SHORPY Historic Photo Archive & Fine-Art Prints
The Shorpy Archive
9000+ fine-art prints suitable for framing. Desk-size to sofa-size and larger, on archival paper or canvas.
Join and Share

Support Shorpy

Shorpy is funded by you. Help by purchasing a print or contributing. Learn more.

Social Shorpy


Join our mailing list (enter email):

Member Photos

Photos submitted by Shorpy members.

Colorized Photos

Colorized photos submitted by members.

About the Photos

Our holdings include hundreds of glass and film negatives/transparencies that we've scanned ourselves; in addition, many other photos on this site were extracted from reference images (high-resolution tiffs) in the Library of Congress research archive. (To query the database click here.) They are adjusted, restored and reworked by your webmaster in accordance with his aesthetic sensibilities before being downsized and turned into the jpegs you see here. All of these images (including "derivative works") are protected by copyright laws of the United States and other jurisdictions and may not be sold, reproduced or otherwise used for commercial purposes without permission.

© 2019 SHORPY INC.

[REV 25-NOV-2014]

JUMP TO PAGE   100  >  200  >  300  >  400  >  500  >  600

Sanitary Ice Cream Cone: 1917

Sanitary Ice Cream Cone: 1917

April 3, 1917. Oklahoma City. "Workshop of Sanitary Ice Cream Cone Co., 116 S. Dewey Street. Boys packing cones are John Myers, 14 years old, and a boy 12 years old who is working steady now. Boss said: 'He said he wasn't going to school so I took him.' " Photograph and caption by Lewis Wickes Hine. View full size.

On Shorpy:
Today's Top 5
To stay online without a paywall or a lot of pop-up ads, Shorpy needs your help. (Our server rental alone is $3,000 a year.) You can contribute by becoming a Patron, or by purchasing a print from the Shorpy Archive. Or both! Read more about our 2019 pledge drive here. Our last word on the subject is: Thanks!

As me mother used to say

"Heat kills anything."

"Sanitary" cones

Branding makes it so!

Sanitary Down South

If you want a blast from the past, these babies are still around! Unfortunately you can't get 'em with the "horsehair" flavor bits.

Stable Employment

I would say it was a former stable. Note the bars on the windows and the O-rings on the post. Typical for standing or tie stalls.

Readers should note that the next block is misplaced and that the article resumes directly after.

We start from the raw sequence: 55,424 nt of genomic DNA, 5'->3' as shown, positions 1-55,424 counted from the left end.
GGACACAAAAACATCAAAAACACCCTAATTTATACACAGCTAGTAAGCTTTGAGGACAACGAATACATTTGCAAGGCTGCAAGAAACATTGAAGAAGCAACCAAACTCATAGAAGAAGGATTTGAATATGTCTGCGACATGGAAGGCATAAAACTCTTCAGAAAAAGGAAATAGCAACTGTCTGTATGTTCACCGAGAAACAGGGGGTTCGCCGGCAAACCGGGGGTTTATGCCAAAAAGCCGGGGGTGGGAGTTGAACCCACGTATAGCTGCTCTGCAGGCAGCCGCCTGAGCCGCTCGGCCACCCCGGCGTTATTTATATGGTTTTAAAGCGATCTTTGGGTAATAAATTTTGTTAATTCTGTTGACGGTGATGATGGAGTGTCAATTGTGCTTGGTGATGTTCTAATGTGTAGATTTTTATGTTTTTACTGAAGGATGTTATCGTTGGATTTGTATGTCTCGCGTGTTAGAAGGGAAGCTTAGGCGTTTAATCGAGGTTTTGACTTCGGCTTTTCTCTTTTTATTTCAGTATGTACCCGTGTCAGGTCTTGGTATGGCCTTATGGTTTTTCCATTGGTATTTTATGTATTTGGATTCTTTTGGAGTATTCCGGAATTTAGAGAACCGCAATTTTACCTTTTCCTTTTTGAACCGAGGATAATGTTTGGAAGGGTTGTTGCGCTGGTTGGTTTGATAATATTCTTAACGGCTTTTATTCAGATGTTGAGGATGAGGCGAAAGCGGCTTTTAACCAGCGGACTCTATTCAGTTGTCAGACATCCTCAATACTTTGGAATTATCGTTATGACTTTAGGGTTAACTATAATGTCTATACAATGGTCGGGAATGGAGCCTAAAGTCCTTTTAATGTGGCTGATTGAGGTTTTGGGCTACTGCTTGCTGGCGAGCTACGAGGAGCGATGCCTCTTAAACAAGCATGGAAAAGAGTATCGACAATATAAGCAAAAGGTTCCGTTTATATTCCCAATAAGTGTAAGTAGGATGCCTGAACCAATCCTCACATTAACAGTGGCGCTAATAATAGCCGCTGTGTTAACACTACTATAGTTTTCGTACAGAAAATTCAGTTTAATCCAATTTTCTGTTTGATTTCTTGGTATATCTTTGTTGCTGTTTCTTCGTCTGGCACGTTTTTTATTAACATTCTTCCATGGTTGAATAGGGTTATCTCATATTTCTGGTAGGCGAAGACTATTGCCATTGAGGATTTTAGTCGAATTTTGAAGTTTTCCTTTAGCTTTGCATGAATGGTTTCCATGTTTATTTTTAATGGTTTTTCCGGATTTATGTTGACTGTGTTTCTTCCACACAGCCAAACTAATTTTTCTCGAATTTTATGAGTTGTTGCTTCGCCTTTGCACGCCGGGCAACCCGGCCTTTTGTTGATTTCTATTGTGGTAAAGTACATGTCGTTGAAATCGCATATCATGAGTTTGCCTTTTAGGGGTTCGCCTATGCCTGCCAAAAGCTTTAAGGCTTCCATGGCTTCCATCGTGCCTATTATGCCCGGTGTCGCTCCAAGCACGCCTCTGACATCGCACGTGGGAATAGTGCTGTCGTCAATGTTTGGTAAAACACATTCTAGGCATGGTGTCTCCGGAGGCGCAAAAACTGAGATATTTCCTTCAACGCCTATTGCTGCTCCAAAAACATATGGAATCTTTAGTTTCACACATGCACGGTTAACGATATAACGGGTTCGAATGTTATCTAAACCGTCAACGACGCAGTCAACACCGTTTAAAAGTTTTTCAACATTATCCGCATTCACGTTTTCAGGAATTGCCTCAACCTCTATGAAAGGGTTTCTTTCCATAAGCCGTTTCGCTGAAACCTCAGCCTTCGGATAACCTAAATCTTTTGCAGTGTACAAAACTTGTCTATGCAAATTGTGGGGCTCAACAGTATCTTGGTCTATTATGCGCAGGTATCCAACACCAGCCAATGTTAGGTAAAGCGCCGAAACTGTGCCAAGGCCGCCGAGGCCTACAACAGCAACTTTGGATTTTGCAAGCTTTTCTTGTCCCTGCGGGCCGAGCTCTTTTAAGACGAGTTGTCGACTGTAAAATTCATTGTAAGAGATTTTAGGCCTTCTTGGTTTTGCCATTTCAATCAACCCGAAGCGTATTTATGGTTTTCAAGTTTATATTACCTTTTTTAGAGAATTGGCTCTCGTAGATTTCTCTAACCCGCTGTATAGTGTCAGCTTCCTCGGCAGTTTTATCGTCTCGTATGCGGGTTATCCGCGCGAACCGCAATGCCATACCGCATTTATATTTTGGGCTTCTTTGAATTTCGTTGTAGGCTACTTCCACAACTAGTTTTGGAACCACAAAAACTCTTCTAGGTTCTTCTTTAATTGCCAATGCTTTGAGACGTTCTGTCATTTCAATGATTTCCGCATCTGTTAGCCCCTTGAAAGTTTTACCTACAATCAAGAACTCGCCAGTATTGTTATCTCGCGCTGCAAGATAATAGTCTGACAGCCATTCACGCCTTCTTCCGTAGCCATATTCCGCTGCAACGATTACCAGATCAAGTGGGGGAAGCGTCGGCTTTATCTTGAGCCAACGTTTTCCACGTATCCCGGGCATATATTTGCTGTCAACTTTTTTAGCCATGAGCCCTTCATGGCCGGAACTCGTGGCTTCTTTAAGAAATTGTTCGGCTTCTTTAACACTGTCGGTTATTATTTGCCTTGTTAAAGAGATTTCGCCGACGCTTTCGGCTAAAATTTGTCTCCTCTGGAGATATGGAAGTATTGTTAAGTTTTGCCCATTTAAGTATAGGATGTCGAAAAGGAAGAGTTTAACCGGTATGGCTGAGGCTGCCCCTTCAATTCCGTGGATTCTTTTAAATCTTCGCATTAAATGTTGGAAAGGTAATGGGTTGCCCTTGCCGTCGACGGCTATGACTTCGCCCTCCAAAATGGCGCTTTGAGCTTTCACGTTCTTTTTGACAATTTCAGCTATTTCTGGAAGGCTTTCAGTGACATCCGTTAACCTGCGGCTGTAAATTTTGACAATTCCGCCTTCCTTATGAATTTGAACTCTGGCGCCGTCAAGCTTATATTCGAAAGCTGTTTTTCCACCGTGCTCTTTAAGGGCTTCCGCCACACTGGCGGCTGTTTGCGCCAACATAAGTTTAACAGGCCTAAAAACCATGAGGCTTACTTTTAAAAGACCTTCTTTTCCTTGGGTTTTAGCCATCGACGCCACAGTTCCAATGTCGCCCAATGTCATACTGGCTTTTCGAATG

Carriage house

You can see the top of a runabout or maybe a car to the left.

Not a crumb remains

I did a Google street view of the address -- there's only a smooth, clean parking lot today. Very sanitary.

Sanitized for your protection

I realize it's not mc (medically correct) these days to point out that the human body has a very high tech defense system. That so many people thrived and lived to an old age in less than sanitary conditions is testimony to it. Yet I will admit I'd prefer our modern western version of sanitary. Why tempt all those cute little microbes?

The question does arise -- what was it like before Sanitary modernized its facilities?


I have never seen more sanitary working conditions in my entire life. Is this in a stable?


I believe this company eventually moved to Georgia and went into peanut products.


The iron looks like it puts out seven cones at a time, while the boxes hold nine stacks, and say they contain 100 cones. Not only do they need someone to come clean the place (not very "sanitary") but they also need someone to streamline operations!

Snap. Snap snap snap!

This place must have smelled delicious. I wonder who emptied the rat traps every morning.

SHORPY OLD PHOTO ARCHIVE | History in HD is a vintage photo archive featuring thousands of high-definition images from the 1850s to 1960s. (Available as fine-art prints from the Shorpy Archive.) The site is named after Shorpy Higginbotham, a teenage coal miner who lived 100 years ago.

Syndicate content RSS | Contact Us | Privacy Policy | Photo Use | © 2019 Shorpy Inc.